Over a year ago, I switched from drinking coffee as soon as I got up, (or better yet, getting up to someone handing me coffee in bed) to having a coffee break at 10 a.m..

It has made some surprising differences:  I drink less (coffee), am more awake earlier, have a profoundly natural sleep schedule.  All things I greatly lacked until a year ago.

I have no idea how much to attribute to my new coffee time, or if eating clean, real food also contributes to the changes.

Since I’ve committed to eating nearly 80%, or better, seasonally and locally, avoiding nearly all commercially processed foods, including ingredients for homemade foods, eating naturally home fermented foods like pickles, sauerkraut, relishes, going to bed at nine p.m. (or earlier), eating regularly scheduled meals, and having my daily coffee at 10 a.m..  I feel way better, my skin is clearer, less aches and pains, less gut aches and bloating, and the big two changes – no more asthma attacks and no migraines.

Let me clarify on the two big changes. I have had headaches and in the whole year, I think I have had two migraines, but back in the good ol’ days I would have one or two migraines a week, if I was real careful I could get down to maybe only three a month.

I did have a slight asthma attack just recently, I walked into a small building that had just been drywalled. Considering that this summer I was chuckin’ bales of hay over my head and only became slightly out of breath and wheezy, when before I always had to have my inhaler with me, in case I ran into some bothersome particulate like dust, mold or smoke, or worked to fast, I say that was a remarkable change.

And again, I can’t contribute all the changes to having a scheduled coffee break at 10, I have made lots of changes.  But I do love that science backs me up on one of the changes that I just intuitively knew would be beneficial. 

 

Some Other Related Differences Noted

I also recently read on a coffee-haters blog that deferring your first cup of coffee to later in the morning assisted in actually eating breakfast.  A nasty habit I certainly had, I have always been a breakfast lover (I love all food at all times) and a breakfast skipper.  My old self would skip breakfast and lunch, as long as I had a cup of coffee somewhere handy to sip, hot or cold or typically luke warm.

I knew it was a horrid habit.  And often I would go on diet regimes that forced me to eat at least three scheduled meals.  And those diets were good, I always lost weight. And felt better.  But in all the years of changing my diet and changing my schedule none of it caused my asthma and migraines to go away.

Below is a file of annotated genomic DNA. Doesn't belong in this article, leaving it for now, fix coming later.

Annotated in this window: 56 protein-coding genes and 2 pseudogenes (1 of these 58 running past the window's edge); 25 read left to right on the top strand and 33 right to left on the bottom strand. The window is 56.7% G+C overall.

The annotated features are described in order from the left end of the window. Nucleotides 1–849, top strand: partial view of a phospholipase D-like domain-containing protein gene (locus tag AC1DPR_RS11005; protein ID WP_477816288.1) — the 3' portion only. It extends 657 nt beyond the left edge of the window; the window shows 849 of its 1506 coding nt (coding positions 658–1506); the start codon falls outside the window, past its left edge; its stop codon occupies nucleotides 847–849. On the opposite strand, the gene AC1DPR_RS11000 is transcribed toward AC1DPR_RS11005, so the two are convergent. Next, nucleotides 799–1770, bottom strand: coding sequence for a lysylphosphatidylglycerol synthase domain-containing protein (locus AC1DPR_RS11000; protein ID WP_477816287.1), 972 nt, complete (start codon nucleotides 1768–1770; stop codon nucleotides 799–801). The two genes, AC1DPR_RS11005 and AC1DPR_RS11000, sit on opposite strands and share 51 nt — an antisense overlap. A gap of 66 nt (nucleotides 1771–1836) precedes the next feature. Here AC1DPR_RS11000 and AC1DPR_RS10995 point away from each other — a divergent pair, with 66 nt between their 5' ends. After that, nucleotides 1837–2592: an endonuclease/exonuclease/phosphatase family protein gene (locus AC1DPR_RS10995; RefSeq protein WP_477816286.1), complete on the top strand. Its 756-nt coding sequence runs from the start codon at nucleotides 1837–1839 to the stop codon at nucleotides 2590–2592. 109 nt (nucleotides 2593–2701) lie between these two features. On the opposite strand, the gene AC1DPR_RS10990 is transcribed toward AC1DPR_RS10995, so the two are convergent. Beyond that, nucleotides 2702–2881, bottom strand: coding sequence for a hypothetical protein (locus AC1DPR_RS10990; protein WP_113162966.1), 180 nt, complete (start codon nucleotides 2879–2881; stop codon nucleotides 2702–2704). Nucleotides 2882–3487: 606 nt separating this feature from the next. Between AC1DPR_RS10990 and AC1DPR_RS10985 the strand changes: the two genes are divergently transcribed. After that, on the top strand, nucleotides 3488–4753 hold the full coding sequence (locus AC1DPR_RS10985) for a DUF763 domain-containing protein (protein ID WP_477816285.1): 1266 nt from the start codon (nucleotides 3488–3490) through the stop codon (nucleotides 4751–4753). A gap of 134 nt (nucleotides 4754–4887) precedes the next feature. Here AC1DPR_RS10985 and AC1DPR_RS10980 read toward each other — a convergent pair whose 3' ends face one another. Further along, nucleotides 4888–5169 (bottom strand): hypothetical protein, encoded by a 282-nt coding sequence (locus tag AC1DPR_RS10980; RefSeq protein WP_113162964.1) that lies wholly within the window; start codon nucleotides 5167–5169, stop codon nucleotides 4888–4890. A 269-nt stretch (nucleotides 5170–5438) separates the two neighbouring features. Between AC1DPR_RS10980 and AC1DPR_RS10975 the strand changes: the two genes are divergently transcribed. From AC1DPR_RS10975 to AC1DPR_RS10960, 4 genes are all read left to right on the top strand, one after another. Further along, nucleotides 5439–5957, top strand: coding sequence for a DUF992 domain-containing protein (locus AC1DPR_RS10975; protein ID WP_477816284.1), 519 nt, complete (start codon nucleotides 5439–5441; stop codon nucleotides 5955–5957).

Another interesting finding: on the weekend when Dirt causes me to sleep in and lounge around, I like having my coffee early, in my morning groggy state, in bed, while I go over seed catalogs, or listen to NPR Puzzleman.  Dirt doesn’t drink coffee by the way, but loves to indulge my habit and happily makes my coffee and brings it back to bed while we continue to lounge and listen.  Along with the whole backflipped schedule and drinking coffee in bed, when we do get up, Dirt makes breakfast.   We’ve done this weekend thing for nearly ever, and in spite of the awesome weekday schedule, continue to do this.

I used to think I couldn’t eat certain things in the morning – his weekend breakfasts always wiped me out and made me perfectly non-functional for hours.  But I am beginning to think it is the coffee too early in my system.  Bet, is the usual breakfast maker and coffee-break meal fixer, and she can make the same stuff for early weekday breakfast as I thought I couldn’t deal with.  And no repercussions.  Especially if we also do not have a black tea with early breakfast but instead have an herbal tea or just hot water.

So, I’ll give Lil’Miss Coffee-Hater that one for sure, coffee apparently is not good in my gut and system first thing in the morning, and now with this NeuroscienceDC article scientifically backing up the better time for coffee as far as brain function, I’m thrilled I have already made the change and maybe I need to ask Dirt to bring me a lovely light tea for weekend mornings in bed, then I can dive face first into his hashbrowns, eggs and pancakes. And come up working!

 

Categories: Change, Dirt, Health | 3 Comments

Jesus, Captain of My Soul

I know and hear daily of huge historical strides having been and being made by self-directed men.  Men who lean on and live by the words and concept, “I am the captain of my soul.”  We’ve probably all heard that quote a few times, especially this week.  Life coaches and self-improvement masters from all walks, quote and requote and expound self mastery.

How crazy it is then, to continue to lean on God’s understanding, and reflect daily on “Jesus, the author and finisher of our faith.”  “.. do all things, though Him who strengthens…”

I am satisfied if most all the world thinks me crazy.

I’m concerned and believe we play with a dangerous fire when we try to weave the two together.  I’m sure that “Christian Self-Mastery” books are skilled at making it sound like you can.

Certainly, if our soul is found shipwrecked and torn apart we can look at our own navigation and steering then, the Word warns us so,  “holding faith and a good conscience. By rejecting this, some have made shipwreck of their faith,”.  And certainly there is plenty for us to “do”, the New Testament is a fairly good sized book, filled with commandments and directives for us to heed. But the captain?

Jesus is the Captain of my soul.